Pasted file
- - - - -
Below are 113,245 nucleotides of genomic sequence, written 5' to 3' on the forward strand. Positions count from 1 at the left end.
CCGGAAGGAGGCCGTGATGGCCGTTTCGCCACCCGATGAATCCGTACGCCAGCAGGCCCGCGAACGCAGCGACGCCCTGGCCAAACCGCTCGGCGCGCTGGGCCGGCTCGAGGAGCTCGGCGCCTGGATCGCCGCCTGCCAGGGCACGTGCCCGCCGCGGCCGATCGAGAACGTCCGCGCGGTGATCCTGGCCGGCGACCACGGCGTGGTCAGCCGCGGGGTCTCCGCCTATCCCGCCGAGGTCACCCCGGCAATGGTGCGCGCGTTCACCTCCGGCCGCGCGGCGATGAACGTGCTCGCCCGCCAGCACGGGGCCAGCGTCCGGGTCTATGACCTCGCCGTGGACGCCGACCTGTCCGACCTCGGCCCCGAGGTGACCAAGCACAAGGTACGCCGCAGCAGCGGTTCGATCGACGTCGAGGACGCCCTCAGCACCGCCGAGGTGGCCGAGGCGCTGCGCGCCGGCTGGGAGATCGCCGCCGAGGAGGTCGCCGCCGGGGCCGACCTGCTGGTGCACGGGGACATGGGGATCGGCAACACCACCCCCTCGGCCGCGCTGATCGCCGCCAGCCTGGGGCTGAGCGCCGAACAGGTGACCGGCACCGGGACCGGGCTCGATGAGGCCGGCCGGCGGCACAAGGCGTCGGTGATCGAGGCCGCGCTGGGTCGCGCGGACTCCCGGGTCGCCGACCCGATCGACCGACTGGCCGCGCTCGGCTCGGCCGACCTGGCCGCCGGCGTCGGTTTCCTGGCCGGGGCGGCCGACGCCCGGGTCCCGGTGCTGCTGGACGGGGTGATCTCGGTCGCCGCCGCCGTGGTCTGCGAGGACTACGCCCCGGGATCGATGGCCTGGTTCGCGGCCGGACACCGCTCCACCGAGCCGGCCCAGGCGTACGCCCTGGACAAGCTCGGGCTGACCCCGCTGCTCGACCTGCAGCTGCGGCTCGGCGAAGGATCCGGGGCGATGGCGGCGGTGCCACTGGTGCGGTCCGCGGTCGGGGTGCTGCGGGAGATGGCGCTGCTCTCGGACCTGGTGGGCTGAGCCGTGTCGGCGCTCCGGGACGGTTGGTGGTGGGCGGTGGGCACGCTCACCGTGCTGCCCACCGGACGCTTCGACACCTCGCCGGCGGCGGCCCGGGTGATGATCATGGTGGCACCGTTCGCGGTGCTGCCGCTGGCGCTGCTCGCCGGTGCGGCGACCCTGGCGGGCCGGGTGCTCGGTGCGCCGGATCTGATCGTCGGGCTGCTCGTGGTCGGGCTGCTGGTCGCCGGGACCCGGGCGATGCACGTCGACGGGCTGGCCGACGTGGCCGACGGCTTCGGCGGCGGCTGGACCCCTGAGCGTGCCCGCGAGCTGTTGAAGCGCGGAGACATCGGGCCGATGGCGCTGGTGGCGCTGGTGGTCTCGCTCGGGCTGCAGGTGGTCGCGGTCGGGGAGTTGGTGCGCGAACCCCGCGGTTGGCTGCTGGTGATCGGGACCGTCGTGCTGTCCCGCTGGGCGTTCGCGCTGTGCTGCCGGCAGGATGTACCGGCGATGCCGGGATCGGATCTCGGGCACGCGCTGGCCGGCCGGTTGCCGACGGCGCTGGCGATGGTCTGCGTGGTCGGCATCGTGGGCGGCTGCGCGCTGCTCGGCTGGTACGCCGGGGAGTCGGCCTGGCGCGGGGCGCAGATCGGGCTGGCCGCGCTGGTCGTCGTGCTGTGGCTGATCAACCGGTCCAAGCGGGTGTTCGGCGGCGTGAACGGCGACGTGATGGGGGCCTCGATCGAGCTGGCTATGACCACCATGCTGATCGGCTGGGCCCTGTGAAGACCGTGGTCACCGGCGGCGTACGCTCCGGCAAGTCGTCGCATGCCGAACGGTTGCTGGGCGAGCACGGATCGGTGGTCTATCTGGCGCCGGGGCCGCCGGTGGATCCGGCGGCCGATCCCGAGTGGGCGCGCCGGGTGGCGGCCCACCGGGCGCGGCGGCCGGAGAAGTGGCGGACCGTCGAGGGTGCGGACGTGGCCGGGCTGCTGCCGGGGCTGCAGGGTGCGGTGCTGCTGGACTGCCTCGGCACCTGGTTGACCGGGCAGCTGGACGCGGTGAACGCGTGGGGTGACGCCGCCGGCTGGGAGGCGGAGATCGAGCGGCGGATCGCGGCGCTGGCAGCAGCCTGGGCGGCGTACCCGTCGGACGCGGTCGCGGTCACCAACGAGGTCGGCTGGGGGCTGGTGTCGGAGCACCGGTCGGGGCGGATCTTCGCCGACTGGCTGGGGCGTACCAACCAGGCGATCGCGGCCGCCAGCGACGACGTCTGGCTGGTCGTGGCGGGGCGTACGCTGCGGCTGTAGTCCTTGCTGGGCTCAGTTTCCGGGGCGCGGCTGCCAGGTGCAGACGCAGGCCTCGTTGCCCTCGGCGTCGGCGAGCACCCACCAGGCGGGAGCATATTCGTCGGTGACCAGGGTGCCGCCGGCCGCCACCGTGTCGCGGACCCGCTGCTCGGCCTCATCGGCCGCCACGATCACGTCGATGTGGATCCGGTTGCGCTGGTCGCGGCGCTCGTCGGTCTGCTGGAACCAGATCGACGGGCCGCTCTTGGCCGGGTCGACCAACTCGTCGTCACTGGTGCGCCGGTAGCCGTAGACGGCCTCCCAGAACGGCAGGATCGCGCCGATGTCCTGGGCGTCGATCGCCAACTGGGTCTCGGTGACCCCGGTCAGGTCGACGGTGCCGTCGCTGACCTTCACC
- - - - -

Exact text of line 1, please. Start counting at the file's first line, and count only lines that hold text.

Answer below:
Below are 113,245 nucleotides of genomic sequence, written 5' to 3' on the forward strand. Positions count from 1 at the left end.